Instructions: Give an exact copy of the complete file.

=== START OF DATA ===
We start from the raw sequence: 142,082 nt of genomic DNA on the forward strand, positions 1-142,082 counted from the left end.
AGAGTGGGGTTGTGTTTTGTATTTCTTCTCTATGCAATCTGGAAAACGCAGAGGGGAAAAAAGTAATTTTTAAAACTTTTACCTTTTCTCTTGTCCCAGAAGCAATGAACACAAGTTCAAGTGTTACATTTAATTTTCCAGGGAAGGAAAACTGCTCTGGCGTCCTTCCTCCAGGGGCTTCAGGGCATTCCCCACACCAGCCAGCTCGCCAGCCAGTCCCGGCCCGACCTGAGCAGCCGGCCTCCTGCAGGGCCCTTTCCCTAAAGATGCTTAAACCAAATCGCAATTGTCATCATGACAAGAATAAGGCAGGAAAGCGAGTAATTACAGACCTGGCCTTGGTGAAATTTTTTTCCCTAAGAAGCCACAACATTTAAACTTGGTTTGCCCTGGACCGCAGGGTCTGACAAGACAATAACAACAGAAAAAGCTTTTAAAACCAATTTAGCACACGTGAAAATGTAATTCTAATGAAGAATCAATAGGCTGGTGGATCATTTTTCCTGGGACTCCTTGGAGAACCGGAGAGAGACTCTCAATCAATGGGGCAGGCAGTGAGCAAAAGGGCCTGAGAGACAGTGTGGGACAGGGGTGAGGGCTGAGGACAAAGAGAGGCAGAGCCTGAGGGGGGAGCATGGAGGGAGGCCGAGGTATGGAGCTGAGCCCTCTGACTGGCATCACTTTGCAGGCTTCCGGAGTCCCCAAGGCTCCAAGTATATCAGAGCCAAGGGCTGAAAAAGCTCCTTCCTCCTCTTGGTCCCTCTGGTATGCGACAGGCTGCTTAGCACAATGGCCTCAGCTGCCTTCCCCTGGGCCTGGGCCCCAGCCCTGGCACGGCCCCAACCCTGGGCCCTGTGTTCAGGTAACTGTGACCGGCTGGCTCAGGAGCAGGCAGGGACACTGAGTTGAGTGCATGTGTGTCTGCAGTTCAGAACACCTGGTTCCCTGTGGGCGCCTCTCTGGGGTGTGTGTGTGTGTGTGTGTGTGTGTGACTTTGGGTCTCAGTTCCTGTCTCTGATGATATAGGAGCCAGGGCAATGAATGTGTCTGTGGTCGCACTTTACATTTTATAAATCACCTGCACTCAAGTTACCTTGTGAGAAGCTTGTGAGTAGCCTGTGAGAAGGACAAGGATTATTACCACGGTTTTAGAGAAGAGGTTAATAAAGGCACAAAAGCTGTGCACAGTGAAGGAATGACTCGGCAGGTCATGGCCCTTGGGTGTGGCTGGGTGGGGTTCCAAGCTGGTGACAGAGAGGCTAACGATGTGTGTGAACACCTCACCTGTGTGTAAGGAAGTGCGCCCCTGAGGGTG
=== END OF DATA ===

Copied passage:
We start from the raw sequence: 142,082 nt of genomic DNA on the forward strand, positions 1-142,082 counted from the left end.
AGAGTGGGGTTGTGTTTTGTATTTCTTCTCTATGCAATCTGGAAAACGCAGAGGGGAAAAAAGTAATTTTTAAAACTTTTACCTTTTCTCTTGTCCCAGAAGCAATGAACACAAGTTCAAGTGTTACATTTAATTTTCCAGGGAAGGAAAACTGCTCTGGCGTCCTTCCTCCAGGGGCTTCAGGGCATTCCCCACACCAGCCAGCTCGCCAGCCAGTCCCGGCCCGACCTGAGCAGCCGGCCTCCTGCAGGGCCCTTTCCCTAAAGATGCTTAAACCAAATCGCAATTGTCATCATGACAAGAATAAGGCAGGAAAGCGAGTAATTACAGACCTGGCCTTGGTGAAATTTTTTTCCCTAAGAAGCCACAACATTTAAACTTGGTTTGCCCTGGACCGCAGGGTCTGACAAGACAATAACAACAGAAAAAGCTTTTAAAACCAATTTAGCACACGTGAAAATGTAATTCTAATGAAGAATCAATAGGCTGGTGGATCATTTTTCCTGGGACTCCTTGGAGAACCGGAGAGAGACTCTCAATCAATGGGGCAGGCAGTGAGCAAAAGGGCCTGAGAGACAGTGTGGGACAGGGGTGAGGGCTGAGGACAAAGAGAGGCAGAGCCTGAGGGGGGAGCATGGAGGGAGGCCGAGGTATGGAGCTGAGCCCTCTGACTGGCATCACTTTGCAGGCTTCCGGAGTCCCCAAGGCTCCAAGTATATCAGAGCCAAGGGCTGAAAAAGCTCCTTCCTCCTCTTGGTCCCTCTGGTATGCGACAGGCTGCTTAGCACAATGGCCTCAGCTGCCTTCCCCTGGGCCTGGGCCCCAGCCCTGGCACGGCCCCAACCCTGGGCCCTGTGTTCAGGTAACTGTGACCGGCTGGCTCAGGAGCAGGCAGGGACACTGAGTTGAGTGCATGTGTGTCTGCAGTTCAGAACACCTGGTTCCCTGTGGGCGCCTCTCTGGGGTGTGTGTGTGTGTGTGTGTGTGTGTGACTTTGGGTCTCAGTTCCTGTCTCTGATGATATAGGAGCCAGGGCAATGAATGTGTCTGTGGTCGCACTTTACATTTTATAAATCACCTGCACTCAAGTTACCTTGTGAGAAGCTTGTGAGTAGCCTGTGAGAAGGACAAGGATTATTACCACGGTTTTAGAGAAGAGGTTAATAAAGGCACAAAAGCTGTGCACAGTGAAGGAATGACTCGGCAGGTCATGGCCCTTGGGTGTGGCTGGGTGGGGTTCCAAGCTGGTGACAGAGAGGCTAACGATGTGTGTGAACACCTCACCTGTGTGTAAGGAAGTGCGCCCCTGAGGGTG